Finally, 17.6% of the gross domestic product of the United States is spent on health care.9 A-TP will undoubtedly increase health care costs unless a truly significant cost-effective A-TP regimen can be implemented. Perhaps a better question is whether a strategy of educating patients with cancer about VTE risk and promptly recognizing and treating VTE once it develops is more cost-effective than using A-TP in patients with solid cancers at high risk. Only carefully designed, randomized, controlled studies will be able to answer this question. Those studies are ongoing and the results are eagerly awaited.

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References

  • 1.

    Khorana AA. Venous thromboembolism prevention in cancer outpatients. J Natl Compr Canc Netw 2013;11:14311438.

  • 2.

    Oo TH. Low molecular weight heparin or semuloparin should not be recommended for thromboprophylaxis in ambulatory solid cancer patients undergoing chemotherapy. Thromb Res 2012;130:821822.

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  • 3.

    Oo TH. Low-molecular weight heparin prophylaxis should not be recommended even in highly selected patients with solid cancer receiving outpatient chemotherapy. J Clin Oncol 2013;31:43804381.

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    • Export Citation
  • 4.

    Reiss H, Pelzer U, Opitz B et al.. A prospective, randomized trial of simultaneous pancreas cancer treatment with enoxaparin and chemotherapy: final results of the CONKO-004 trial [abstract]. J Clin Oncol 2010;28(Suppl):Abstract 4033.

    • Search Google Scholar
    • Export Citation
  • 5.

    Maraveyas A, Waters J, Roy R et al.. Gemcitabine versus gemcitabine plus dalteparin thromboprophylaxis in pancreatic cancer. Eur J Cancer 2012;48:12831292.

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    • Export Citation
  • 6.

    Macbeth F, Noble S, Griffiths G et al.. Preliminary results from the FRAGMATIC trial: a randomized phase III clinical trial investigating the effect of FRAGMIN added to standard therapy in patients with lung cancer [abstract]. J Thorac Oncol 2013;8(Suppl 2):Abstract O27.02.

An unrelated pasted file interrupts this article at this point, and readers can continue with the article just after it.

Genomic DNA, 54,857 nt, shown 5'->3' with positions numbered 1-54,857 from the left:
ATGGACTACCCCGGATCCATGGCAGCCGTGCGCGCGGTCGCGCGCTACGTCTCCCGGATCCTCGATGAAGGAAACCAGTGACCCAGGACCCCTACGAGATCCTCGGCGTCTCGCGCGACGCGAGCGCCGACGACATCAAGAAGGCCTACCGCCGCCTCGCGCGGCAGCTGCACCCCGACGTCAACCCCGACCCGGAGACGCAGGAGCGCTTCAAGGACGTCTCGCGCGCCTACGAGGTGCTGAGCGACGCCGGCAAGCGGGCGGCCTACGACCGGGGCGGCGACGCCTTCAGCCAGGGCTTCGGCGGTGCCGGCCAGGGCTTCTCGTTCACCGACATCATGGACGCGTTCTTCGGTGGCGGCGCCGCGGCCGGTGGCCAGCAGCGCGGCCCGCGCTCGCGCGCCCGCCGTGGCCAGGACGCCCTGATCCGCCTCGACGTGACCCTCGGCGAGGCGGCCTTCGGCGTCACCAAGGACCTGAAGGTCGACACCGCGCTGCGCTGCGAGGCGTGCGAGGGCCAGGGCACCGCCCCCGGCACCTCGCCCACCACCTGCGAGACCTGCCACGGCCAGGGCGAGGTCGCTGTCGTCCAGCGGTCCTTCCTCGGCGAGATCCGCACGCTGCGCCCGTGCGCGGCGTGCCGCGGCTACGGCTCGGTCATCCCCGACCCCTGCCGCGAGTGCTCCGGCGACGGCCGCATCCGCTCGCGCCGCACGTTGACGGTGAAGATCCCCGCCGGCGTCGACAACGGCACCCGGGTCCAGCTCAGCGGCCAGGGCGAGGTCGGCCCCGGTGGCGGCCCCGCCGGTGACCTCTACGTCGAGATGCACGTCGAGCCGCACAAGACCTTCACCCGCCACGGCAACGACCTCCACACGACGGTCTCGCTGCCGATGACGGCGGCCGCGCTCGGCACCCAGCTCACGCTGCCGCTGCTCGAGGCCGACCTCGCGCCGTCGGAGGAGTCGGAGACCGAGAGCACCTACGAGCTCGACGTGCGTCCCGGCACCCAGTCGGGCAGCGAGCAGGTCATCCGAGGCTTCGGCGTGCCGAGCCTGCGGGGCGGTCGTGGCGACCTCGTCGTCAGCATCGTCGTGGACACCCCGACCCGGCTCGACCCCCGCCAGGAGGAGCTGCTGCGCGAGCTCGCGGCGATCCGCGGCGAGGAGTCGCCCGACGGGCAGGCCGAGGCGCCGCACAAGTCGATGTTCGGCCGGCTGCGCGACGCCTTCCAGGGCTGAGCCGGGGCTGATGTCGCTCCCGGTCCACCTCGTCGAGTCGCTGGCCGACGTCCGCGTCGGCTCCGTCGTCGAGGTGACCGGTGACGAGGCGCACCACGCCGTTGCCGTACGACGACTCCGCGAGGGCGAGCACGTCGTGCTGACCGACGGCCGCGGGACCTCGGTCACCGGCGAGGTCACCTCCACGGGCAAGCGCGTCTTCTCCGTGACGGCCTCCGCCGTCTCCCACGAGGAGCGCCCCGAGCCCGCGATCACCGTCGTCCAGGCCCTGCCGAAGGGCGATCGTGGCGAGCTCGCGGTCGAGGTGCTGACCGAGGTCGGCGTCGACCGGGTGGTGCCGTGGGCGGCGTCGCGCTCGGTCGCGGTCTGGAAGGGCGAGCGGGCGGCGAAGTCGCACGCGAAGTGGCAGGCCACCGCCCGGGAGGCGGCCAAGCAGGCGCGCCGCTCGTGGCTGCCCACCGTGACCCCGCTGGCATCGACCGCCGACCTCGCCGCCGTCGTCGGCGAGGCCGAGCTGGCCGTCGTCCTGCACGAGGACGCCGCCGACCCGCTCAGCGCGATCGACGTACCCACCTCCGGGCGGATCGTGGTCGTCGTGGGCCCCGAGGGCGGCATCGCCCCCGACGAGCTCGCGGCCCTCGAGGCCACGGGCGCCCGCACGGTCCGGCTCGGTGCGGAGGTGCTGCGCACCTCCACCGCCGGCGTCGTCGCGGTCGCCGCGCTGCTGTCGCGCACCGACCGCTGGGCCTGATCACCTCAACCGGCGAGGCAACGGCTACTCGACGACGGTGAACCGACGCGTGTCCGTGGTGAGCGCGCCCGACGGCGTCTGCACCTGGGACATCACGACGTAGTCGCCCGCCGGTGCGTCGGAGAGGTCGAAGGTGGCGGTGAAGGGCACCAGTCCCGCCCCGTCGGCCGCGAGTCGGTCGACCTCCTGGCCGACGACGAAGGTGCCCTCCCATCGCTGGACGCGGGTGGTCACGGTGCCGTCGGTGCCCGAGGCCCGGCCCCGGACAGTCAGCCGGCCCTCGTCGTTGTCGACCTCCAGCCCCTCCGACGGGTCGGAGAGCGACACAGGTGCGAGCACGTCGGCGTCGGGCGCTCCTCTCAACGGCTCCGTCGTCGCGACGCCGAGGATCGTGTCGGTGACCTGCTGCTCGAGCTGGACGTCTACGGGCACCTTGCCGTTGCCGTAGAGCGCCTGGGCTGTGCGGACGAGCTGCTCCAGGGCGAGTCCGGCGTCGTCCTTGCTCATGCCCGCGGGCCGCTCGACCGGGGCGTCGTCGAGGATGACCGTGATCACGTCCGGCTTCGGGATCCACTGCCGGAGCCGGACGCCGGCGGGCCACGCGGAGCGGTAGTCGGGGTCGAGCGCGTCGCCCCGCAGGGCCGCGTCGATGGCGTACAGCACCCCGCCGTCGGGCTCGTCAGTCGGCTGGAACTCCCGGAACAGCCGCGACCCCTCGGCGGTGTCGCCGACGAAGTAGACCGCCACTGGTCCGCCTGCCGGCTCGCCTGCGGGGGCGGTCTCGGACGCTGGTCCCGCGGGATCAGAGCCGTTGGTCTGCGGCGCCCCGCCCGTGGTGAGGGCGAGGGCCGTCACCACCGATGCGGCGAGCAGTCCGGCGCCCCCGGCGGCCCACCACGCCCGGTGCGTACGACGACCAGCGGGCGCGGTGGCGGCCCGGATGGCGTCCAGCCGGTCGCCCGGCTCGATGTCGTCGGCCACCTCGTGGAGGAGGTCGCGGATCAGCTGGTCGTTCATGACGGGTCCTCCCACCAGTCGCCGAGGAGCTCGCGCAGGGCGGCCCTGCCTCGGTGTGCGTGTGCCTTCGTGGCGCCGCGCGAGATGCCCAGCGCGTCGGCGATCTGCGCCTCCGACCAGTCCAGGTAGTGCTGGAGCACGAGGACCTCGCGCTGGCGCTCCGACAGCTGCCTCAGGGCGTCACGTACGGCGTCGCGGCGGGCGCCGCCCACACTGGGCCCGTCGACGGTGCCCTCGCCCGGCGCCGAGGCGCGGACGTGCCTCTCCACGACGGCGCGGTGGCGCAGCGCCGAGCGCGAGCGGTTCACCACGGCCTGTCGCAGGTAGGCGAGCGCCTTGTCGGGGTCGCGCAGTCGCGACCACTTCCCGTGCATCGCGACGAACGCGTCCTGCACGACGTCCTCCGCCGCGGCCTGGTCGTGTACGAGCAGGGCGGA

• Search Google Scholar
    • Export Citation
  • 7.

    Gelber RD, Goldhirsch A. Interpretation of results from subset analyses within overviews of randomized clinical trials. Stat Med 1987;6:371388.

    • Search Google Scholar
    • Export Citation
  • 8.

    Carrier M, Khorana AA, Moretto P et al.. Lack of evidence to support thromboprophylaxis in hospitalized medical patients with cancer. Am J Med, 2014;127:8286.

    • Search Google Scholar
    • Export Citation
  • 9.

    Kane J. Health costs: how the US compares with other countries. PBS News Hour October 2, 2012. Available at: http://www.pbs.org/newshour/rundown/2012/10/health-costs-how-the-us-compares-with-other-countries.html. Accessed December 21, 2013.

    • Search Google Scholar
    • Export Citation
  • 1.

    Khorana AA. Venous thromboembolism prevention in cancer outpatients. J Natl Compr Canc Netw 2013;11:14311438.

  • 2.

    Oo TH. Low molecular weight heparin or semuloparin should not be recommended for thromboprophylaxis in ambulatory solid cancer patients undergoing chemotherapy. Thromb Res 2012;130:821822.

    • Search Google Scholar
    • Export Citation
  • 3.

    Oo TH. Low-molecular weight heparin prophylaxis should not be recommended even in highly selected patients with solid cancer receiving outpatient chemotherapy. J Clin Oncol 2013;31:43804381.

    • Search Google Scholar
    • Export Citation
  • 4.

    Reiss H, Pelzer U, Opitz B et al.. A prospective, randomized trial of simultaneous pancreas cancer treatment with enoxaparin and chemotherapy: final results of the CONKO-004 trial [abstract]. J Clin Oncol 2010;28(Suppl):Abstract 4033.

    • Search Google Scholar
    • Export Citation
  • 5.

    Maraveyas A, Waters J, Roy R et al.. Gemcitabine versus gemcitabine plus dalteparin thromboprophylaxis in pancreatic cancer. Eur J Cancer 2012;48:12831292.

    • Search Google Scholar
    • Export Citation
  • 6.

    Macbeth F, Noble S, Griffiths G et al.. Preliminary results from the FRAGMATIC trial: a randomized phase III clinical trial investigating the effect of FRAGMIN added to standard therapy in patients with lung cancer [abstract]. J Thorac Oncol 2013;8(Suppl 2):Abstract O27.02.

    • Search Google Scholar
    • Export Citation
  • 7.

    Gelber RD, Goldhirsch A. Interpretation of results from subset analyses within overviews of randomized clinical trials. Stat Med 1987;6:371388.

    • Search Google Scholar
    • Export Citation
  • 8.

    Carrier M, Khorana AA, Moretto P et al.. Lack of evidence to support thromboprophylaxis in hospitalized medical patients with cancer. Am J Med, 2014;127:8286.

    • Search Google Scholar
    • Export Citation
  • 9.

    Kane J. Health costs: how the US compares with other countries. PBS News Hour October 2, 2012. Available at: http://www.pbs.org/newshour/rundown/2012/10/health-costs-how-the-us-compares-with-other-countries.html. Accessed December 21, 2013.

    • Search Google Scholar
    • Export Citation